CA State Assembly Approves Restrictions on Use of “Forever Chemicals” To Reduce Food & Environmental Contamination

Thursday, April 22, 2021

The California State Assembly marked Earth Day with the approval of AB 1200 by Assemblymember Phil Ting (D-San Francisco), legislation prohibiting the use of “forever chemicals,” known as perfluoroalkyl and polyfluoroalkyl substances, or PFAS, in food packaging. The bill aims to reduce food and environmental contamination.

“Federal regulations on PFAS allow companies to self-certify that a chemical used in their food packaging is safe,” said Ting. “That’s not good enough for me – not when our health and environment suffer the consequences. Manufacturers should use safer alternatives so that our families aren’t ingesting harmful chemicals.”

PFAS, a class of roughly 9,000 man-made chemicals, have been linked to health problems, including cancer, hormone disruption, thyroid disease and vaccine interference. They are commonly added to food wrappers and containers to prevent grease and other liquids from leaking through. The term “forever chemicals” refers to their resistance to breaking down, making them persistent in the environment and human body. We’re eating PFAS with our meals when they come in food containers coated with these harmful substances. McDonalds, Taco Bell, Chipotle, Panera Bread, Whole Foods and Trader Joe’s are already phasing out PFAS-laced wrappers, boxes and the like, or have pledged to do so.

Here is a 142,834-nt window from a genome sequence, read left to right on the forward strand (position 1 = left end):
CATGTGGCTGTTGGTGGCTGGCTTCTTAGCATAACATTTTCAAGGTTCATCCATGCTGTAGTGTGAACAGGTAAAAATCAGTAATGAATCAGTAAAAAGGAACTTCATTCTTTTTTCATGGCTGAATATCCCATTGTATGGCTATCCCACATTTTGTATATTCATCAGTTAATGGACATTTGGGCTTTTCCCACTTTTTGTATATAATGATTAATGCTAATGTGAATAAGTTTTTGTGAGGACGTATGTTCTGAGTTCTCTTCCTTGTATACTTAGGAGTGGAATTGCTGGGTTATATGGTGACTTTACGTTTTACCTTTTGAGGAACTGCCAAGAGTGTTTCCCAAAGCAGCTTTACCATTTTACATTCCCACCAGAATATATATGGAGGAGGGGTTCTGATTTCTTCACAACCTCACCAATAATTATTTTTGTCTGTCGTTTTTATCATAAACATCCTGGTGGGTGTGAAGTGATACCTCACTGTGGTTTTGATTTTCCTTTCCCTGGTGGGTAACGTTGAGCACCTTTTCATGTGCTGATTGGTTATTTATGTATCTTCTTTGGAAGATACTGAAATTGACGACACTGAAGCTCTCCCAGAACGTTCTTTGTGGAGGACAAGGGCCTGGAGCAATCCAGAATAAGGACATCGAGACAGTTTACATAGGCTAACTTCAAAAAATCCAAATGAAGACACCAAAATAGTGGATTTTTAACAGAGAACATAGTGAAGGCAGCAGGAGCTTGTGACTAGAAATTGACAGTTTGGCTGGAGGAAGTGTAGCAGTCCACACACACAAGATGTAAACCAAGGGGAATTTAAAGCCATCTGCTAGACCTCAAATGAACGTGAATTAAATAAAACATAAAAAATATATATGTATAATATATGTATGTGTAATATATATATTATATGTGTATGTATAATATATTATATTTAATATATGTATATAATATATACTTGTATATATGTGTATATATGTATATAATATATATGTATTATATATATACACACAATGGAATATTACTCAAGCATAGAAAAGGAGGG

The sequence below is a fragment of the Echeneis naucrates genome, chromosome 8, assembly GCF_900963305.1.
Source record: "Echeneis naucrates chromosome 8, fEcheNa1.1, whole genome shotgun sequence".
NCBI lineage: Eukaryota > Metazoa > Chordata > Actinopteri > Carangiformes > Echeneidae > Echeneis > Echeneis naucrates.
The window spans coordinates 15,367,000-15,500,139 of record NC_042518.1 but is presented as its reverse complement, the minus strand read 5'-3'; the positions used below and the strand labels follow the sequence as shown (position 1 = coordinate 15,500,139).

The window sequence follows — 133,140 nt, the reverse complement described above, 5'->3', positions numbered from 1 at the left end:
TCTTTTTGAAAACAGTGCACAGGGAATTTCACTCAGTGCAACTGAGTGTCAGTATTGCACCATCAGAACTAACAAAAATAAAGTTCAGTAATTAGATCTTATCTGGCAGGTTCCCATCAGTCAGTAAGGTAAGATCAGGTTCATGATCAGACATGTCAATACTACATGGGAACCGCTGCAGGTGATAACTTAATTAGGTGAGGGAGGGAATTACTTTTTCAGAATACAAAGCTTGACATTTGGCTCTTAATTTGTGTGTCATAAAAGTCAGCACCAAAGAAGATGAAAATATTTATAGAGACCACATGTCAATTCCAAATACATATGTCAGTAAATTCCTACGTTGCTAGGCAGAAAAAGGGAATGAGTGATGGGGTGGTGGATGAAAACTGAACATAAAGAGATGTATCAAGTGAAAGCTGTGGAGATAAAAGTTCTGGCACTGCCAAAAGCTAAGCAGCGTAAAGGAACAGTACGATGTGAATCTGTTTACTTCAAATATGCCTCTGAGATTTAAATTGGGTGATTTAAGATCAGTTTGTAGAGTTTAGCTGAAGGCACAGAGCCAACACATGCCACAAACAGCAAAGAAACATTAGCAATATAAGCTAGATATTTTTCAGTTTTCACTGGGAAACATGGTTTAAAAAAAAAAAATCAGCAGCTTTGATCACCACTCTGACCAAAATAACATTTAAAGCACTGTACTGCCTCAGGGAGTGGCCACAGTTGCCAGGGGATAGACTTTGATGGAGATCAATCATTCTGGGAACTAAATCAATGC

CA State Assembly Approves Restrictions on Use of “Forever Chemicals” To Reduce Food & Environmental Contamination

“The California Assembly has swiftly voted to protect its residents from toxic PFAS,” said Susan Little of Environmental Working Group, a co-sponsor of AB 1200. “Because of a broken federal chemical regulatory system, states are stepping up to protect the health of its citizens from hazardous chemicals added to food packaging. This law will protect Californians by reducing their exposure to PFAS in food.”

In addition, when those containers are composted, the environmental impacts are far-reaching with PFAS entering the food chain when the compost is applied to agricultural soil used to grow crops. Those hazardous chemicals also end up in drinking water and in our air. New York, Washington and Maine have enacted a similar law prohibiting the use of PFAS in food packaging.

AB 1200 also requires cookware manufacturers to disclose the use of PFAS and other hazardous chemicals in their products. The bill now heads to the Senate for consideration.

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